She also champions other women, relentlessly.
Some Paris Geller-esque characters on other shows of "Gilmore"'s ilk and time period — like Cordelia Chase from "Buffy" and Blair Waldorf from "Gossip Girl" — also possessed similar scholarly and career ambitions, and a few, most notably Blair, were unafraid to express uncomfortable emotions.
But unlike those other ambitious "mean girls," Paris was and is special because she defies stereotypes by championing other strong women in her life. She underwent an uncommon evolution that began as typical mean-girl competitiveness with Rory that soon became a challenging and enriching friendship. Instead of hating Rory for getting into Harvard (or for being a consistently better choice for public speaking engagements at Chilton), Paris loves and fights for Rory relentlessly; through Yale dropouts and career failures and way too many Logan Huntzbergers.
That she gets into a field that's both profitable and helpful to women — wealthy, career-oriented women who have kids later in life, but still, women! — is no surprise, because Paris has respected and even celebrated fellow ambitious women (except for Francie, who is satanic) from the get-go. Even when she berates the girls in the new class at Chilton about the Real World, she sees it as having their backs — that "only one of us can succeed and it has to be be me" mentality has never appealed to Paris; in her own funny way, she's happy when multiple capable women are able to succeed. Preferably, with her help.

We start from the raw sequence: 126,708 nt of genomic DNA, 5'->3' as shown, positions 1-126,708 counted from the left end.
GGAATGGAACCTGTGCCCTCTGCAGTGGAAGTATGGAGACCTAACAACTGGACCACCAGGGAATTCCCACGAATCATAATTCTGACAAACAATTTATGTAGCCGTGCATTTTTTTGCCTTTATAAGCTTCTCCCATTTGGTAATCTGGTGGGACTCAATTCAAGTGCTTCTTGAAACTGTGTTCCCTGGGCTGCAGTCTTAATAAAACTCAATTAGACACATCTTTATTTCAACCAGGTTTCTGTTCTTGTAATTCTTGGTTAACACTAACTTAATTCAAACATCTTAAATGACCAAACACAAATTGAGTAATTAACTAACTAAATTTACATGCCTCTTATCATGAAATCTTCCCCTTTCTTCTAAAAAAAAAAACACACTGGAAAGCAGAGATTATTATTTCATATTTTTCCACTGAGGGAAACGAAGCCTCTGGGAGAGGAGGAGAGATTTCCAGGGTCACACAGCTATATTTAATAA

And of course, she can rock a pantsuit like it's no one's business.
The colors. The tailoring. The way they all say "this could be you if only you were better." Jesus Christ, the heels.
2016-era Paris Geller reps Pantsuit Nation, hard. And even though "Gilmore Girls: A Year in the Life" was filmed months ago (I like to think that it ended with Fall because so did our collective innocence), I'm grateful to the Weil, to Amy Sherman-Palladino, and to Netflix for giving us a character who is the perfect antidote for the poison running through this hateful, misogynist America. I can't always be strong, but whenever I turn on "Gilmore Girls," I know Paris will be there to take down the patriarchy for me.
Now that's Nasty.